What is the secret to making people feel genuinely safe? (Frederickson et al., PNAS, 2013) How should we live? What is the best way to thrive in human life? What is the nature of true happiness. Hedonic happiness: consuming happy experiences (Epicur). Eudaimonic happiness: satisfaction that derives from a deeper sense of making a contribution to a purpose or a group outside ourselves, a community, a cause, creation, discovery. It turns out that either eudaimonic or hedonic pursuits are correlated to low levels of depression, but when researchers asked the genome, eudaimonic happiness is correlated with healthy immune profiles whereas hedonic happiness is not.  

The nature of communication in the talking cure.

Posted on January 12, 2014 at 6:36 PM Comments comments (106)

Mark Solms is the director of the Arnold Pfeffer Center for Neuro-Psychoanalysis at the New York Psychoanalytic Institute; a lecturer at the University College Londons Department of Psychology; a consultant in neuropsychology at the Anna Freud Center in London; and an honorary lecturer in the Academic Department of Neurosurgery at St. Bartholomews and the Royal London School of Medicine. Over the last 15 years, Dr. Solms has been the driving force in establishing the new field of neuro-psychoanalysis, which brings together the fields of neuroscience and psychoanalysis.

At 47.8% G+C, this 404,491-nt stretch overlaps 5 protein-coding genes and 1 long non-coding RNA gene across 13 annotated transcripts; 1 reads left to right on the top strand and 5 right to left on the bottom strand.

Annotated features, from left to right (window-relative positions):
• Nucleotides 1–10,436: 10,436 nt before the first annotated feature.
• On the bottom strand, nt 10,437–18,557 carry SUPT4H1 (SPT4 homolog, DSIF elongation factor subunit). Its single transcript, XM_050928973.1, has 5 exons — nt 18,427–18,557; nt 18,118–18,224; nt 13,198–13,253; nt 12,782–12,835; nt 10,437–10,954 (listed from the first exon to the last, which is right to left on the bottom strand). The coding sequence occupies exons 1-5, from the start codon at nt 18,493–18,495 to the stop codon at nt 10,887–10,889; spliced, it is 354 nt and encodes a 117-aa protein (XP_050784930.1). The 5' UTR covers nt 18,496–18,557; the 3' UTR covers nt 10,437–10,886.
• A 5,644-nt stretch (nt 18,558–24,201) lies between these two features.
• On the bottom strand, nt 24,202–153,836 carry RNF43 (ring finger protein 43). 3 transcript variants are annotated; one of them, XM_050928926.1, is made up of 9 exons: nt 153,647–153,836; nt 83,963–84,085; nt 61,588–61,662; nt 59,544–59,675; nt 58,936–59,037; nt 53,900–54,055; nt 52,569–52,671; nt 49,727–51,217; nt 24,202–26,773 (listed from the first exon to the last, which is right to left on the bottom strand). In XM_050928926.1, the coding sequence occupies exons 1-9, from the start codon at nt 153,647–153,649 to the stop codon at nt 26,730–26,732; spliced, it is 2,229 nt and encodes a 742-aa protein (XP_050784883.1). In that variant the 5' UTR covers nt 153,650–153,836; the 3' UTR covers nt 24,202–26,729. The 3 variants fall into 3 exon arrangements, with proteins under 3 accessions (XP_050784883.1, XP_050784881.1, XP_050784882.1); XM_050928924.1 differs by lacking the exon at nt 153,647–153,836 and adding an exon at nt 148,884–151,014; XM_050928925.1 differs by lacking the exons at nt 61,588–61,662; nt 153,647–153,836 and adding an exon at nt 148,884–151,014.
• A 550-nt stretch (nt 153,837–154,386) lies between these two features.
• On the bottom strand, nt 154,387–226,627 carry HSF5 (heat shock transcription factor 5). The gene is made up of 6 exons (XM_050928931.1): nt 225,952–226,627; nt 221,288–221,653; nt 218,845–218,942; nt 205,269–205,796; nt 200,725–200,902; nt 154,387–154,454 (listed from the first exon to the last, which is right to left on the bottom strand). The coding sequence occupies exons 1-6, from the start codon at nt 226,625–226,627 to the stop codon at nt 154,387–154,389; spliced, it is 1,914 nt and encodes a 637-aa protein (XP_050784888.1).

What is the nature of communication between the analyst and the patient 

Defining psychoanalysis as "the talking cure" is somewhat misleading, a misnomer. We have the mystical-sounding phrase from Freud about the communication from the unconscious of the patient to the unconscious of the analyst. We speak of empathic attunement and projective identification as a form of communication between patient and analyst, which is reflected in the countertransference. The nature of communication in the analytic room somehow fails to be conveyed in the words that are transcribed down from a recording of the analytic session. Something goes on inside of the patient and the analyst in parallel with the talking which cannot be readily captured. 

The building blocks of the meaning-making process.